“Every artist out there is affected. Live performances are what every artist depend on for a major part of their income,” said Ashok Betty Nelson from the Kerala-based band Thaikkudam Bridge.
Speaking on behalf of the band, Ashok shared some optimism despite the lack of live gig opportunities during the lockdown period. “For instance, the band did jingles and advertisements for a manufacturing and a pharma company,” he said.
The uncertain circumstances not only hit the musicians’ financial health, but also took an emotional toll on many of them.
The lockdown impacted them so hard that many of them had to change professions, Arpit told The Wire over the phone, referring to musicians he knows personally.
On how he’s managing his own mental health, he said, “I have this in mind that whenever this is over and I come out again to perform, I should be better than before.”
Digvijay relied on virtual parties with friends and acquaintances to relieve himself of the mental stress during the lockdown.
For Naga, the lockdown was discouraging because although people kept themselves entertained with music, they seemed to care nothing about the fact that the musicians were struggling financially.
While many musicians agreed with this thought, they also said they understood that people will always first save lives in a pandemic and then think about other issues.
Indian Ocean’s Rahul Ram told The Wire over the phone that his income has dipped by at least 80% due to the pandemic. However, he added, the people who manage the lights, sound, stage settings and so on are much worse off because nobody needs a stage and other equipment for a virtual gig.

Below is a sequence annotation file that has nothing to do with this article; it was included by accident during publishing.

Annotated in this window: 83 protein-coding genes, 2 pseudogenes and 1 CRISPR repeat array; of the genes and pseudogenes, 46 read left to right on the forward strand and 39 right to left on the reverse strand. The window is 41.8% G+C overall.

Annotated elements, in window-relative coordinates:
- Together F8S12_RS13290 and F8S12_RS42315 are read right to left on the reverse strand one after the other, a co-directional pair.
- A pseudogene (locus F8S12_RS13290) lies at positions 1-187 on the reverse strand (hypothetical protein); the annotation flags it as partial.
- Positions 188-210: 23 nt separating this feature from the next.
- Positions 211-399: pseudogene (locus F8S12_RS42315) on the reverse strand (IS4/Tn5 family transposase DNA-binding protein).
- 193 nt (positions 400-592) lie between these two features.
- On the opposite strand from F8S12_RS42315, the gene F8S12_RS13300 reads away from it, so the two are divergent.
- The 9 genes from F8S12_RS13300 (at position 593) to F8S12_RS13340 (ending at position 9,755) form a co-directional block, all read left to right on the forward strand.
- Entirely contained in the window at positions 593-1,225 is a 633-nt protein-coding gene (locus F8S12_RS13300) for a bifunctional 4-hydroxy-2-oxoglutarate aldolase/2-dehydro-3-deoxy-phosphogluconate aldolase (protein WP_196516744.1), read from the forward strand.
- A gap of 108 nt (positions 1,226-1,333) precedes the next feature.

Many musicians have taken up online teaching. But how many people can teach? asked Ram. Not everybody has that skill, he pointed out.
In general, the pandemic has reduced every musician’s revenue by over a half. “For instance, a musician who was earning Rs 1 lakh per show for offline gigs before COVID-19 now gets Rs 15,000-20,000 for a virtual gig. Some musicians also agree to perform virtual gigs in college festivals for free,” Osho explained.
In terms of income generation, apart from the money earned from live shows, Osho has a distributor who brings to him all the revenue he earns from streaming platforms. But those musicians who are solely dependent on the government for their income have to wait for weeks.
Yusuf Khan, a folk musician from Rajasthan’s Alwar, performed a couple of virtual shows sponsored by the government during the pandemic. The government pays them in vouchers. But encashing these vouchers is a struggle, because the money is transferred late into their accounts, he said.
Are virtual gigs feasible?
At the beginning of the lockdown last year, many musicians began performing virtual concerts online.
“Initially people started doing Facebook Live. You can do a Facebook Live day after day and nobody can ask you for money. They were just finding an outlet. Then around August last year, people started to set up studios because two or more people cannot perform a virtual concert from separate places,” said Indian Ocean’s Rahul Ram, explaining the technical issues such as the amount of lag between voices and sounds of instruments.